Past Settlements at the IUSCT
The Iran-US relationship over the past few decades has undoubtedly been difficult. But perhaps that difficulty is just a little belied by the continued operation of the Tribunal over that period, and perhaps a little more so by the multiple settlements that have occurred during that time. The US has entered into several settlements at the IUSCT, which it does when it “believes they are justified on a legal and technical basis, and have no political significance” (35 ILM 553 (1996), p.554). Similarly, Iran has settled many of the private cases against it, agreeing to payments to American claimants on multiple occasions. In Murphy Middle East Oil Company v National Iranian Oil Company and the Islamic Republic of Iran, for example, the claimant received $36,000,000 under a settlement reflected in Award No. 272-22-1 (28 November 1986).
As noted above, Case B1 has been the subject of two settlements. The US paid Iran $7,800,000 in connection with Claim 1 (Award No. 452-B1-FT) and $278,000,000 in connection with Claim 5 (Award No. 525-B1-FT). These were significant achievements, and are buttressed by the recent settlement which may have disposed of B1 entirely, or a further significant part of it.
One of the most significant, and in many ways novel, settlements at the Tribunal, occurred in 1996. The background was the tragic downing of Iran Air Flight 655 on 3 July 1988 by the USS Vincennes. All 290 passengers aboard the Airbus A300B perished. Iran sought condemnation and other declarations from the International Civil Aviation Organization (ICAO). Unhappy with ICAO’s response to the tragedy, Iran brought a case before the International Court of Justice (ICJ) initially under two international aviation treaties. (Iran’s application to the ICJ is available here).
On 8 August 1994 Iran and the United States jointly advised the ICJ Registrar that they had entered into negotiations and asked that the court postpone hearings sine die. On 9 February 1996 the United States and Iran executed various settlement agreements. One of these was to settle the ICJ case and was submitted to the ICJ accordingly. Two further agreements were submitted to the IUSCT, one titled a “General Agreement on the Settlement of Certain ICJ and Tribunal Cases” and the other a “Settlement Agreement on Certain Claims Before the Iran-US Claims Tribunal.” As the title suggests, the former describes the overall settlement including the interlocking actions that would be taken to effect it. The latter contains the terms for settlement of the IUSCT cases, such as releases.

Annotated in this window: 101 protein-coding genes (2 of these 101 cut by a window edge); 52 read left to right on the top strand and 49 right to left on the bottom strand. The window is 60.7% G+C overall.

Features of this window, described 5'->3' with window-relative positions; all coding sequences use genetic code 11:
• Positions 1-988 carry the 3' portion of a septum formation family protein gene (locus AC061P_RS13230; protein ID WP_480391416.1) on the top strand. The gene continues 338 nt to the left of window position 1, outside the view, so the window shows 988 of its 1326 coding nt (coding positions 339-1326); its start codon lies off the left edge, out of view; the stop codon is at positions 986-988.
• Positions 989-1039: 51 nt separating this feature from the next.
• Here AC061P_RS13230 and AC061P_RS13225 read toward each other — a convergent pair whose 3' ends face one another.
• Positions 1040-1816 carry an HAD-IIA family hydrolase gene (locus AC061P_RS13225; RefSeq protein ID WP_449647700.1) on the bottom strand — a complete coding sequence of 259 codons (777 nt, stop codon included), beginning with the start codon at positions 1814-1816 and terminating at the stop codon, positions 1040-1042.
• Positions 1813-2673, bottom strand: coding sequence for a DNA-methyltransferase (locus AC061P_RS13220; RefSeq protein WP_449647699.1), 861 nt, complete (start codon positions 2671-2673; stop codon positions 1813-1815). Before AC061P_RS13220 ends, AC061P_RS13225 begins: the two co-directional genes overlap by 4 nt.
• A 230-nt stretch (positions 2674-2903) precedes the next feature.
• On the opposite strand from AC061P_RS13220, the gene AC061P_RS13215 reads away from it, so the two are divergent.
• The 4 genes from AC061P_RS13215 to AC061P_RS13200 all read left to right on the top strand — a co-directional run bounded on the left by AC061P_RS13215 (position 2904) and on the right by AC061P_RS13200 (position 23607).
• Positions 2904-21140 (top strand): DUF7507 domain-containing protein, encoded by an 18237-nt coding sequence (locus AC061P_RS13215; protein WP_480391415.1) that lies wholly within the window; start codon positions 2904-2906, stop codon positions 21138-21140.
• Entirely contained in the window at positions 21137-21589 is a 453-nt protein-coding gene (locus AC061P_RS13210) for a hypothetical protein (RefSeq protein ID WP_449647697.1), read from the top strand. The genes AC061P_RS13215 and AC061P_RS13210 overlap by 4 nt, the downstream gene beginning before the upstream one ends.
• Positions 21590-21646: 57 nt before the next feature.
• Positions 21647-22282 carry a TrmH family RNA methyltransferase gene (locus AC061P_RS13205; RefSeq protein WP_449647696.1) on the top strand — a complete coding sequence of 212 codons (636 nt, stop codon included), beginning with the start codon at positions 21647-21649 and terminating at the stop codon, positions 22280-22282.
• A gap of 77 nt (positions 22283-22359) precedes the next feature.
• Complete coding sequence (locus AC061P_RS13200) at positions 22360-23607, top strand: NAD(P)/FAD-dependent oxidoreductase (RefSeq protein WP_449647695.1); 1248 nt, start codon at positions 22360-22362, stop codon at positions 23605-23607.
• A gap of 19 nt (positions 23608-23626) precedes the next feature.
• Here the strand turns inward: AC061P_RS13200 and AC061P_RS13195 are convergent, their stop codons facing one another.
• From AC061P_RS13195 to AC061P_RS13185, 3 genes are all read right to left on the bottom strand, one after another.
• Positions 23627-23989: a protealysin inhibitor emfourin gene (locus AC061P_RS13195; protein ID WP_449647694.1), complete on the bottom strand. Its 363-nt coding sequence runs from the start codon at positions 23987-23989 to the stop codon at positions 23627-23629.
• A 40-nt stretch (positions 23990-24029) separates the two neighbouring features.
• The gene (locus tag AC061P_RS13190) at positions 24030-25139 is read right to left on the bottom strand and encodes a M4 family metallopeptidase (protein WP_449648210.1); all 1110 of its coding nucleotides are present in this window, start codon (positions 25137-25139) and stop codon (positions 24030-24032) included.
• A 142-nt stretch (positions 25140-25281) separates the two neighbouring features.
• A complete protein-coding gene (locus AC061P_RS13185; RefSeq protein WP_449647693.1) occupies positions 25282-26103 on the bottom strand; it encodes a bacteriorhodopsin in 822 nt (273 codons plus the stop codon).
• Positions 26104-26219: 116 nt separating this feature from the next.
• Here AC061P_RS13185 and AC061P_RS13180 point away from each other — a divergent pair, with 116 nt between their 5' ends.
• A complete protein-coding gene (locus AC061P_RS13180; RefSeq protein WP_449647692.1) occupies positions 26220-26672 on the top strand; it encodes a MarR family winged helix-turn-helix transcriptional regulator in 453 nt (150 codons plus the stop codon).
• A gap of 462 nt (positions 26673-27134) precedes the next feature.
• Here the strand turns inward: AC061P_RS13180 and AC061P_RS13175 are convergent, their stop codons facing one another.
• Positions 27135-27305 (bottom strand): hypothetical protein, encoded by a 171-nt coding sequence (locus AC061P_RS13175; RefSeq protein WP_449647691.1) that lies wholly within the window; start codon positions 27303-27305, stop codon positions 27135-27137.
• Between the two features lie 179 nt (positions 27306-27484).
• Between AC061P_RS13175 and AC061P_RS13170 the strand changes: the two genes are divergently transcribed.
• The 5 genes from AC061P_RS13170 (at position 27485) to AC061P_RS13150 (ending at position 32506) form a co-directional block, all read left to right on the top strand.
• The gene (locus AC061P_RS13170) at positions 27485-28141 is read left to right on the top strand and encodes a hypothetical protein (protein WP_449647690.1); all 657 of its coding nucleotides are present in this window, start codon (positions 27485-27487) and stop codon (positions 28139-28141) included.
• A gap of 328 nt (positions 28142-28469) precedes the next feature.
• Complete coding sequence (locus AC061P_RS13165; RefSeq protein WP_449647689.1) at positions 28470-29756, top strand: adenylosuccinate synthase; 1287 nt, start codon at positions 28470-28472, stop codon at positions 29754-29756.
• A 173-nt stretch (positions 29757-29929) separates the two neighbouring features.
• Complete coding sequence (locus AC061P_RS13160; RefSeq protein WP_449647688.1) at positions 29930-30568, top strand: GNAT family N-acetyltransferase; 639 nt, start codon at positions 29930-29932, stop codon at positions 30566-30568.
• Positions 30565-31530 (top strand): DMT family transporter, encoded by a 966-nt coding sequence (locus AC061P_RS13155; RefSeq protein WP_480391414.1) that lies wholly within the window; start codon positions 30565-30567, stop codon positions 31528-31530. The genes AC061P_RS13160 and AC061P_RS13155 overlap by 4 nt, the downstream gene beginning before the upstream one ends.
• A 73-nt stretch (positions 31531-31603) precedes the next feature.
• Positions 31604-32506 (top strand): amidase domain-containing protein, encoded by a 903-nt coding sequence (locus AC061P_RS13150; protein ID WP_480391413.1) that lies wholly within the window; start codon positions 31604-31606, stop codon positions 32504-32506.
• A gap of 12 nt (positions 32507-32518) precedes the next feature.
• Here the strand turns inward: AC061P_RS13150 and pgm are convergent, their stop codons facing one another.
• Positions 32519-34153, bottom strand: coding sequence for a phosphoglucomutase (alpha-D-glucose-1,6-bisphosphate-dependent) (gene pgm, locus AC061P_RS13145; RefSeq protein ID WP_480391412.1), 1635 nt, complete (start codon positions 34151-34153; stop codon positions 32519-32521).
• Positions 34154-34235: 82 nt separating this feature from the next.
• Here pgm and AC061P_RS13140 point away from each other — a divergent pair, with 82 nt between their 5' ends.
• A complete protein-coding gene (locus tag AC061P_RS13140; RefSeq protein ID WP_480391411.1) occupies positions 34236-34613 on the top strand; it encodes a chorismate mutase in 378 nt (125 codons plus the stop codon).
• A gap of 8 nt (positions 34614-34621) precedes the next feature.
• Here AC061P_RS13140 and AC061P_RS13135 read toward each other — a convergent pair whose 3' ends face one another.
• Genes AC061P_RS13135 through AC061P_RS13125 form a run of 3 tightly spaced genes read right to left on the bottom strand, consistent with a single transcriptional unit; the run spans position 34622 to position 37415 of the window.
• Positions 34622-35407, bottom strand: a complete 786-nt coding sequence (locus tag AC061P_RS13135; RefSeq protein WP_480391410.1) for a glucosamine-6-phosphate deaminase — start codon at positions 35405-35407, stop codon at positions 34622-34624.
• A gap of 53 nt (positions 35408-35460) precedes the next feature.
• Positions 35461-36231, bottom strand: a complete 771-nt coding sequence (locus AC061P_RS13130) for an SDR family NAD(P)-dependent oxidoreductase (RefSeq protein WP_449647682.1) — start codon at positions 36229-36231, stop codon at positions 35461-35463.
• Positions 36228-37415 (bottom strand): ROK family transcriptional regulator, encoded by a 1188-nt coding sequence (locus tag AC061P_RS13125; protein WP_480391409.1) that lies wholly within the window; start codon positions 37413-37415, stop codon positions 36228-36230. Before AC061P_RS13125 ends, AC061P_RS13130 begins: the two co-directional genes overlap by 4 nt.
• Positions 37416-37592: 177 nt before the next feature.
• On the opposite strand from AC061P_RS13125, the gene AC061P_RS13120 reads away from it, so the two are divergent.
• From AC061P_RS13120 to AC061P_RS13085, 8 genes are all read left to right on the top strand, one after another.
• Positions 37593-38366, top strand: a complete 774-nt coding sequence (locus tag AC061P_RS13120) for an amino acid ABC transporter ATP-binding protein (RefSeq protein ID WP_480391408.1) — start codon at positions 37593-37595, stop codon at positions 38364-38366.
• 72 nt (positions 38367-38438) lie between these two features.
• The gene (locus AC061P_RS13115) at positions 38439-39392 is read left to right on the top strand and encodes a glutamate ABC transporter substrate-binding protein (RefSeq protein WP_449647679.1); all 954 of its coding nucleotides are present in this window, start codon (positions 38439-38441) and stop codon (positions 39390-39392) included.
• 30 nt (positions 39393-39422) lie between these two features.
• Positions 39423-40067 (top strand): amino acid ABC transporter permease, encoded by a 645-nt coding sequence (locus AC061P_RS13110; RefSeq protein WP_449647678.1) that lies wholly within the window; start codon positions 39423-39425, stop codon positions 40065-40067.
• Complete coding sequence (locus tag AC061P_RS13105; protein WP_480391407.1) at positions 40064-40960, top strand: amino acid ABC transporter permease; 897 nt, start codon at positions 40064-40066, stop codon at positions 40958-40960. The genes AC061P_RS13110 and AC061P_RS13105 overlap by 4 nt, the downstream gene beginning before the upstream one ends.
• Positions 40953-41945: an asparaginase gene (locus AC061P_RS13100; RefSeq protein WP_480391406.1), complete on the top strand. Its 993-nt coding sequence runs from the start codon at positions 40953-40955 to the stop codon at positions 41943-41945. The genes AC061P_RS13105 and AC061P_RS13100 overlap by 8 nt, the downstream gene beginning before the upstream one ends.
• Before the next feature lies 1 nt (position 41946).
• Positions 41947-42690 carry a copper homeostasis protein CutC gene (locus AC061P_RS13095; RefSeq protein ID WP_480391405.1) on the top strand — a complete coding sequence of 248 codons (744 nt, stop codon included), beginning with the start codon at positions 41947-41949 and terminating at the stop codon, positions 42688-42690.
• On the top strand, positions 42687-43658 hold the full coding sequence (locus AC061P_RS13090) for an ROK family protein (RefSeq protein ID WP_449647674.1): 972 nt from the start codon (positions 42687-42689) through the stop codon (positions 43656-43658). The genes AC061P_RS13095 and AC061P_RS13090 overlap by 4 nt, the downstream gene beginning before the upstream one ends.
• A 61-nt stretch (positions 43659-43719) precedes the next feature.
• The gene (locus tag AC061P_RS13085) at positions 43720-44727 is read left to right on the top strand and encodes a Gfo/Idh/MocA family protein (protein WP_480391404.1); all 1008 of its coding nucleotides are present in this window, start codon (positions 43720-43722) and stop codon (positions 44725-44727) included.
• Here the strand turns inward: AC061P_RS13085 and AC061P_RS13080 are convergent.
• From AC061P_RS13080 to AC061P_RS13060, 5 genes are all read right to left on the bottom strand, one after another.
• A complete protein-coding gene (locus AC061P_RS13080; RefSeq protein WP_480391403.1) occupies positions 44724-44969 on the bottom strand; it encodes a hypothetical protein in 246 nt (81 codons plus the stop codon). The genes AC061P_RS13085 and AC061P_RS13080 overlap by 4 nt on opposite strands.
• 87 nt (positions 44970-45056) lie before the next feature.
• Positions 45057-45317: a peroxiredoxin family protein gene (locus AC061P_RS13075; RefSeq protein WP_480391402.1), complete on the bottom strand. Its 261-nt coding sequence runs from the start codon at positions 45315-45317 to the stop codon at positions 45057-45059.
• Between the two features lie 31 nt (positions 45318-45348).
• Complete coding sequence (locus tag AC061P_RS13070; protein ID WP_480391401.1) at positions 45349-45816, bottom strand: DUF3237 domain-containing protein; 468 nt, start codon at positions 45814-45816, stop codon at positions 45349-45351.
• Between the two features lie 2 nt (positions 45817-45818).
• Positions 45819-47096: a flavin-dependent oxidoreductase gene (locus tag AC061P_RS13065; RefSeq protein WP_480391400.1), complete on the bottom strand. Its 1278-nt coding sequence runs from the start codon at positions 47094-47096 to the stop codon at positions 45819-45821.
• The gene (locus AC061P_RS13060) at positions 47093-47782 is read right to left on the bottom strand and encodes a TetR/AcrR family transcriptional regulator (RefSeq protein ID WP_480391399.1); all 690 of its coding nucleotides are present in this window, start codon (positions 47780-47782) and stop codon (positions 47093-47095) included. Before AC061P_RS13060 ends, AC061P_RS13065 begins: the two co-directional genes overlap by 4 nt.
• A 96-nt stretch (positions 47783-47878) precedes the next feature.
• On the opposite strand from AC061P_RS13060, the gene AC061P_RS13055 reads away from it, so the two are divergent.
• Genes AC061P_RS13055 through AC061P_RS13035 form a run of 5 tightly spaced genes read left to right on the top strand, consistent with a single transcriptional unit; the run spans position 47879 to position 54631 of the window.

The global settlement amount was $131,800,000, $61,800,000 of which was for payments to the “heirs and legatees” of victims of Flight 655. The settlement agreement submitted to the ICJ listed those beneficiaries in an annex. A further annex set forth how the funds would be distributed to the beneficiaries. It appears that neither of these annexes were ever made public, but a contemporaneous US State Department fact sheet indicated that “[n]o money will be paid to the Government of Iran under the settlement,” suggesting that payments were somehow to be made directly to the beneficiaries. The settlement is uninteresting in terms of substantial law (e.g. international humanitarian law or the law of State responsibility) because it was stated to be ex gratia. By contrast, from an international dispute resolution and procedural perspective, its direct benefit to individuals is interesting given that the parties (and therefore the recipients of any relief granted) in a contentious ICJ case, can only ever be States, as opposed to individuals. The apparent requirement that payment be made directly to individuals disrupts the traditional operation of diplomatic protection, whereby a State claims on behalf of its citizens.